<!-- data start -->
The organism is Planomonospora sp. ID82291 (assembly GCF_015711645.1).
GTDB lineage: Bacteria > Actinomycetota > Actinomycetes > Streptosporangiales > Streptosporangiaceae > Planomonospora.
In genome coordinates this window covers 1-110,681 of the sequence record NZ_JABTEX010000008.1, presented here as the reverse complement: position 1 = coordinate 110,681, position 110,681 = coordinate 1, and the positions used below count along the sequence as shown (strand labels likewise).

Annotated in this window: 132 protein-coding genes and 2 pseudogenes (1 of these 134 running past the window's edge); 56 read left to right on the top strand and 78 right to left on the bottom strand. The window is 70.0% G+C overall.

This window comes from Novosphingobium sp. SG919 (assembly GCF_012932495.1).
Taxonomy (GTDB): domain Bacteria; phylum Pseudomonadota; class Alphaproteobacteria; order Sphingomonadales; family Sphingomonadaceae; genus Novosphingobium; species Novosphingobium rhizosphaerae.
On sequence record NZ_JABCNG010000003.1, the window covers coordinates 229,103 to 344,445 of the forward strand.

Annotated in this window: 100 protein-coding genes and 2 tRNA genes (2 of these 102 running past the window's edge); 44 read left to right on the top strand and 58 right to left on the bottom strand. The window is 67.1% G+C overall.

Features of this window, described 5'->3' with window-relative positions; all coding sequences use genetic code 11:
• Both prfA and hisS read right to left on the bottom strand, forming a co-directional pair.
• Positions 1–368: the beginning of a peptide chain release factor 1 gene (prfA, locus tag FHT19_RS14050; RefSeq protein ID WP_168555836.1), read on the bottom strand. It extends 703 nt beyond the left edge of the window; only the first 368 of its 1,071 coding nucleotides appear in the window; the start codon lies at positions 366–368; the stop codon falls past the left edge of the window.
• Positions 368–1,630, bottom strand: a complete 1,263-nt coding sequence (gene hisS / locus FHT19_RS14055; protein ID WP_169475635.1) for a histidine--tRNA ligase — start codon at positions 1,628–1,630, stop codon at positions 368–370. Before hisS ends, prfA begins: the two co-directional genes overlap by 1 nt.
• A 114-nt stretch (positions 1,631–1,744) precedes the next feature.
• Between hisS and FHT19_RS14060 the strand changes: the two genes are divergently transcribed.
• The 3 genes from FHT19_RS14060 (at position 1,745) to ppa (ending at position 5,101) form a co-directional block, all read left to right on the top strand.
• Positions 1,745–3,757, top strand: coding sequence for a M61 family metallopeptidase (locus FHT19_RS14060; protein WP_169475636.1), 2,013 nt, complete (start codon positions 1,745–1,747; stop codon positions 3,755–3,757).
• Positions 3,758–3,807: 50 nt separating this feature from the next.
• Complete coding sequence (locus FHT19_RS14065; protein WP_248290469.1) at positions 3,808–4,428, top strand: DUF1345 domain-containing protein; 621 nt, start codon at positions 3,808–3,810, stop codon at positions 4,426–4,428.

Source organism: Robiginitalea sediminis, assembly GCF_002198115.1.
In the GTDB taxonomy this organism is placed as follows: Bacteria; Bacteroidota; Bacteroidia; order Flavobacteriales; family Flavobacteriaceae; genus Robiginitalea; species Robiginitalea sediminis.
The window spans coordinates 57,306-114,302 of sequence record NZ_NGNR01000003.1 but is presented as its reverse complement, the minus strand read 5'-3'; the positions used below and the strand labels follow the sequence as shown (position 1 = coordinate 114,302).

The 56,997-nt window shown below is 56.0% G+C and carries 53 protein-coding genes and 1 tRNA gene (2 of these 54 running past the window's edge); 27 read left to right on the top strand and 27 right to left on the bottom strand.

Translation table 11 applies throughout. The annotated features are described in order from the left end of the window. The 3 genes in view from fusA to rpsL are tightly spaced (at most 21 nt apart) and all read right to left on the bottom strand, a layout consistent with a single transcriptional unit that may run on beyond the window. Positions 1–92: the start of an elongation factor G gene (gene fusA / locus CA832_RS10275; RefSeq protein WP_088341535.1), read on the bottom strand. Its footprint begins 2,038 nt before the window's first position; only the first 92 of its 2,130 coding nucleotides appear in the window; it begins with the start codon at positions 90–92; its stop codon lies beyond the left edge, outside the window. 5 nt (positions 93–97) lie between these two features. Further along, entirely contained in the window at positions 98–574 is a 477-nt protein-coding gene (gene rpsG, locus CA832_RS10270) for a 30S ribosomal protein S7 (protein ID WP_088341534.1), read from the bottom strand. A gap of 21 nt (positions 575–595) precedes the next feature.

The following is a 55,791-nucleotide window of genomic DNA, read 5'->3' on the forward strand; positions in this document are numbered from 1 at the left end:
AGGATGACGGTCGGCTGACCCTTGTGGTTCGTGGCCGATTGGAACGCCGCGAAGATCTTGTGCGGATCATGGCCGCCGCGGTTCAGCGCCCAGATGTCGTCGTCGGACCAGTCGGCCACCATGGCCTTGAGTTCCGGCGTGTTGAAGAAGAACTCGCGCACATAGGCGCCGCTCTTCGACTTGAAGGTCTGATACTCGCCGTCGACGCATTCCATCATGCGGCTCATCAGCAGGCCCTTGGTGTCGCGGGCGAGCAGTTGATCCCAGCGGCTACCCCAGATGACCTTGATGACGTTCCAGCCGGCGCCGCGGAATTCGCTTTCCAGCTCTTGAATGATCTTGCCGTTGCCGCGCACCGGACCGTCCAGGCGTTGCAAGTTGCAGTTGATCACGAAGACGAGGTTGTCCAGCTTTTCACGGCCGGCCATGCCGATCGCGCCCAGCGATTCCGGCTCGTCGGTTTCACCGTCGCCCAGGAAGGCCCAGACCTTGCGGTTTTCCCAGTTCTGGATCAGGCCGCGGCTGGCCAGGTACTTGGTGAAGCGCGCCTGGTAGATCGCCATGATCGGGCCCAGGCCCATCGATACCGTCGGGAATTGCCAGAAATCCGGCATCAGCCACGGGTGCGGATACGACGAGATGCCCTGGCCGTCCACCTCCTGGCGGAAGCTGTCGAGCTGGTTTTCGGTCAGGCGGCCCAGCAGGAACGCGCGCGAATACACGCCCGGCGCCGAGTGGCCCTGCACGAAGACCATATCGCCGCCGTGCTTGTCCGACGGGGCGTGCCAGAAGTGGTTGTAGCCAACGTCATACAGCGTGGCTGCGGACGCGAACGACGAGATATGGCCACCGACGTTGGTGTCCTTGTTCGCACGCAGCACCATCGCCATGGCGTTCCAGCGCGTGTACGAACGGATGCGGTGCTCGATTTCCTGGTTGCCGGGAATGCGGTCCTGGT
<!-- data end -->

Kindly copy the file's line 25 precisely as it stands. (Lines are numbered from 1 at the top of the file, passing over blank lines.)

AGGATGACGGTCGGCTGACCCTTGTGGTTCGTGGCCGATTGGAACGCCGCGAAGATCTTGTGCGGATCATGGCCGCCGCGGTTCAGCGCCCAGATGTCGTCGTCGGACCAGTCGGCCACCATGGCCTTGAGTTCCGGCGTGTTGAAGAAGAACTCGCGCACATAGGCGCCGCTCTTCGACTTGAAGGTCTGATACTCGCCGTCGACGCATTCCATCATGCGGCTCATCAGCAGGCCCTTGGTGTCGCGGGCGAGCAGTTGATCCCAGCGGCTACCCCAGATGACCTTGATGACGTTCCAGCCGGCGCCGCGGAATTCGCTTTCCAGCTCTTGAATGATCTTGCCGTTGCCGCGCACCGGACCGTCCAGGCGTTGCAAGTTGCAGTTGATCACGAAGACGAGGTTGTCCAGCTTTTCACGGCCGGCCATGCCGATCGCGCCCAGCGATTCCGGCTCGTCGGTTTCACCGTCGCCCAGGAAGGCCCAGACCTTGCGGTTTTCCCAGTTCTGGATCAGGCCGCGGCTGGCCAGGTACTTGGTGAAGCGCGCCTGGTAGATCGCCATGATCGGGCCCAGGCCCATCGATACCGTCGGGAATTGCCAGAAATCCGGCATCAGCCACGGGTGCGGATACGACGAGATGCCCTGGCCGTCCACCTCCTGGCGGAAGCTGTCGAGCTGGTTTTCGGTCAGGCGGCCCAGCAGGAACGCGCGCGAATACACGCCCGGCGCCGAGTGGCCCTGCACGAAGACCATATCGCCGCCGTGCTTGTCCGACGGGGCGTGCCAGAAGTGGTTGTAGCCAACGTCATACAGCGTGGCTGCGGACGCGAACGACGAGATATGGCCACCGACGTTGGTGTCCTTGTTCGCACGCAGCACCATCGCCATGGCGTTCCAGCGCGTGTACGAACGGATGCGGTGCTCGATTTCCTGGTTGCCGGGAATGCGGTCCTGGT